Archive for the tag 'Haddon Hall'

The chapel, dedicated to St Nicholas was originally the parish church of Nether Haddon. The chapel has been extended over the years and contains some of the earliest masonry in the fabric of the hall.*

The walls in the chapel display some fine fresco seccoes which would have originally have been brightly coloured. It is thought [...]

22 Comments CherryPie on Aug 20th 2018

On the right hand side can be seen part of the 12 foot high wall which was built around the original buildings of Haddon Hall. A licence to build this wall was granted by the future King John in 1195 and although most of the wall survives, much of it is incorporated in subsequent buildings [...]

No Comments CherryPie on Aug 18th 2018

As you enter the long gallery, the predominant feeling is of light and space. The many windows, south facing to make the most of the sunlight, give on to a typical Elizabethan long gallery 110 feet long and 17 feet wide. *

* From the Haddon Hall guide book

12 Comments CherryPie on Aug 17th 2018

The 17th century tapestries which hand in the Great Chamber are either Flemish or French in origin. The tapestries are all that remain from the Great Chamber of a much larger collection that had remained in the hall for 200 years whilst the hall was unoccupied. The 9th Duke removed the tapestries from the hall [...]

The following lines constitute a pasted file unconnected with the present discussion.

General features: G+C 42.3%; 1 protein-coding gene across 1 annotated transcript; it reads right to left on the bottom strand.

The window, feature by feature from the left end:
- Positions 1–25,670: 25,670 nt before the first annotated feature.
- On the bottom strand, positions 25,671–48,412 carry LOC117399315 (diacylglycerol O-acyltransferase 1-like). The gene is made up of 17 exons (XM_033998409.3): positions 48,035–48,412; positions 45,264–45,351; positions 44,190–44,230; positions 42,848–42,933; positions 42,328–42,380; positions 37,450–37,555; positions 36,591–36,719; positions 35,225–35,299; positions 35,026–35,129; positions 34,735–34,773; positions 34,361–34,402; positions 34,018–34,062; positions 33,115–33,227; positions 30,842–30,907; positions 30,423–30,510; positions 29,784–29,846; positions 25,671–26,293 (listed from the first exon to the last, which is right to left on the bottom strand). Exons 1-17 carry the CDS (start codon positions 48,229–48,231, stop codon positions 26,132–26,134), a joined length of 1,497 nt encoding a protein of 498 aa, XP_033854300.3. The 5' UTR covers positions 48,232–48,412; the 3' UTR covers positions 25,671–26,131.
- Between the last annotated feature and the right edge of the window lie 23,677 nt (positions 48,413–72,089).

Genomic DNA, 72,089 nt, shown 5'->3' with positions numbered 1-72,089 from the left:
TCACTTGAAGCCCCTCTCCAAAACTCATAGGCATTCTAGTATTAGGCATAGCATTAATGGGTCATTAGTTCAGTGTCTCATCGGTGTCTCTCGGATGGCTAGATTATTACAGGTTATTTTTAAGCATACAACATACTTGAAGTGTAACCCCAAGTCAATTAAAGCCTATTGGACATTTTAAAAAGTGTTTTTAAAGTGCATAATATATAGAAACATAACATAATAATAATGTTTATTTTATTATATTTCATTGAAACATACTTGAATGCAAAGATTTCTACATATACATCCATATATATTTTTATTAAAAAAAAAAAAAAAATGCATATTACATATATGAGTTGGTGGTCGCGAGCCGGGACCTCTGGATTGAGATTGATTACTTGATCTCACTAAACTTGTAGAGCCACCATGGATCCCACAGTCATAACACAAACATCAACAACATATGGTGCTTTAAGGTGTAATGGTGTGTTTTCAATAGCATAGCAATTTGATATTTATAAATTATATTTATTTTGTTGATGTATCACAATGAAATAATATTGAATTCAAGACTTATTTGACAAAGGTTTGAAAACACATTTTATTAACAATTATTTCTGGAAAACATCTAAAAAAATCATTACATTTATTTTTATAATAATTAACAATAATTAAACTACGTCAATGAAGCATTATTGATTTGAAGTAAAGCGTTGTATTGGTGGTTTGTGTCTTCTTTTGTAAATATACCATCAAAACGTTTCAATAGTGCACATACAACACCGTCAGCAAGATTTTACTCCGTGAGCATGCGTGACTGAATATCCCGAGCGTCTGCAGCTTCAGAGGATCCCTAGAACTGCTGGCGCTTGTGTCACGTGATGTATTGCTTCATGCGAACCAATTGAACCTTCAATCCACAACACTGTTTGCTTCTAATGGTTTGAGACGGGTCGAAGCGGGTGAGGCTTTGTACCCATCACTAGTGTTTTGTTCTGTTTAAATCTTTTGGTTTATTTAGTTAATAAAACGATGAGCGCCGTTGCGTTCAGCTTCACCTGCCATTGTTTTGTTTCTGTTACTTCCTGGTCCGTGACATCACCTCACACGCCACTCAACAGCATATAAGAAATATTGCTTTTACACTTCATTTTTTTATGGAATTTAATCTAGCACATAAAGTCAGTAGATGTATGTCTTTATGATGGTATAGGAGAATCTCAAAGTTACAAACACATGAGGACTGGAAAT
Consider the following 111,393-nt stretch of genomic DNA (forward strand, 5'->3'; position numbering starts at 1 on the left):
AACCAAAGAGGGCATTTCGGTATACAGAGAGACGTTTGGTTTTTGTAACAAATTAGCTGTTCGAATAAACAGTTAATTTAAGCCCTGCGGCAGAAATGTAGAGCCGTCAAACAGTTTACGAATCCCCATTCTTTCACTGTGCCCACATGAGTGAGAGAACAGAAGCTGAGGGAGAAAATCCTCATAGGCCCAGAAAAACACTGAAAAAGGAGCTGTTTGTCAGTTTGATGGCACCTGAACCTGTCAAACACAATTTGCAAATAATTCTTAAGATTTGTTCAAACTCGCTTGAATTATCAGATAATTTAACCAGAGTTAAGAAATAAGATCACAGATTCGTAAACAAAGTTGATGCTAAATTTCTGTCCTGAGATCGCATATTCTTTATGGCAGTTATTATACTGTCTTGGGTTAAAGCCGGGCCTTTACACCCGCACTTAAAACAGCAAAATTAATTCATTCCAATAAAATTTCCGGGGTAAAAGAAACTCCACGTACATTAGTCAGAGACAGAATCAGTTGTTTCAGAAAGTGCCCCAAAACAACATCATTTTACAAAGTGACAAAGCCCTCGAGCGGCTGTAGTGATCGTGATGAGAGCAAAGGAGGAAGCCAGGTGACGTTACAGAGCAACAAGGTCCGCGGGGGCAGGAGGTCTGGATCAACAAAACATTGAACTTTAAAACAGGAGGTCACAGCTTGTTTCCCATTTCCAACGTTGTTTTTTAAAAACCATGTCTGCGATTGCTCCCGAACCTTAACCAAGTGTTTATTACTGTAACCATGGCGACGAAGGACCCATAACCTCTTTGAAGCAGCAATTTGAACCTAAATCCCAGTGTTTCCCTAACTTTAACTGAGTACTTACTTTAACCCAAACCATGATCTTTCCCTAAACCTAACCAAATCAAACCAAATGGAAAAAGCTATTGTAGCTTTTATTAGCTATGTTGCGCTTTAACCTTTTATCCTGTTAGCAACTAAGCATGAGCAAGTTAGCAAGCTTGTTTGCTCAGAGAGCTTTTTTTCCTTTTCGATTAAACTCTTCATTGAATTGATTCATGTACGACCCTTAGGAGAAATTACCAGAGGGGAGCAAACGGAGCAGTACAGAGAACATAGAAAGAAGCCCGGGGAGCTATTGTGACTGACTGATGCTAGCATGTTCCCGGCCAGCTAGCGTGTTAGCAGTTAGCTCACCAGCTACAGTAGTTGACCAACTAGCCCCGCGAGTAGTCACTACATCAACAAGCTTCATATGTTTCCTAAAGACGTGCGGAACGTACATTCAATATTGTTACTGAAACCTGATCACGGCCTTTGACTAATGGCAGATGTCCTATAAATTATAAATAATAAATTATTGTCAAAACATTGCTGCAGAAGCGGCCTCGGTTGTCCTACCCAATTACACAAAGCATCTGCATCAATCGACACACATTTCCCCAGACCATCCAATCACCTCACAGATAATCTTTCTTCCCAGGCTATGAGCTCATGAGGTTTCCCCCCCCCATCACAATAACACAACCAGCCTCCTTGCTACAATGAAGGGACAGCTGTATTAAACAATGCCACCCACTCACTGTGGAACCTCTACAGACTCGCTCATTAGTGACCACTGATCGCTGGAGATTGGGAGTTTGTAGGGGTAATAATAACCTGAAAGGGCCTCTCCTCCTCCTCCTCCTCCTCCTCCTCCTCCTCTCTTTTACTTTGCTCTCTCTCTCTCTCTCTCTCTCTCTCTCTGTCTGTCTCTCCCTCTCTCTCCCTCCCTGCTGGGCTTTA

18 Comments CherryPie on Aug 16th 2018

Haddon Hall has a fine example of a surviving Tudor kitchen:

Built in the 14th century, the Kitchen comprises a purely utilitarian set of rooms which originally stood apart from the other buildings to minimise the risk of fire spreading to the main house. The passageway linking the kitchen to the hall is thus a much [...]

24 Comments CherryPie on Aug 13th 2018

Life’s picture is constantly undergoing change. The spirit beholds a new world every moment.
Rumi

10 Comments CherryPie on Aug 12th 2018

Filed under Heritage

The Manacle…

… for unruly diners in the Banqueting Hall at Haddon Hall.

This manacle was used as a punishment for those who did not “drink fayre” – a medieval custom whereby those that did not drink their quota of ale were considered a potential threat – and the ale not consumed was poured down the offender’s sleeve. [...]

12 Comments CherryPie on Aug 11th 2018

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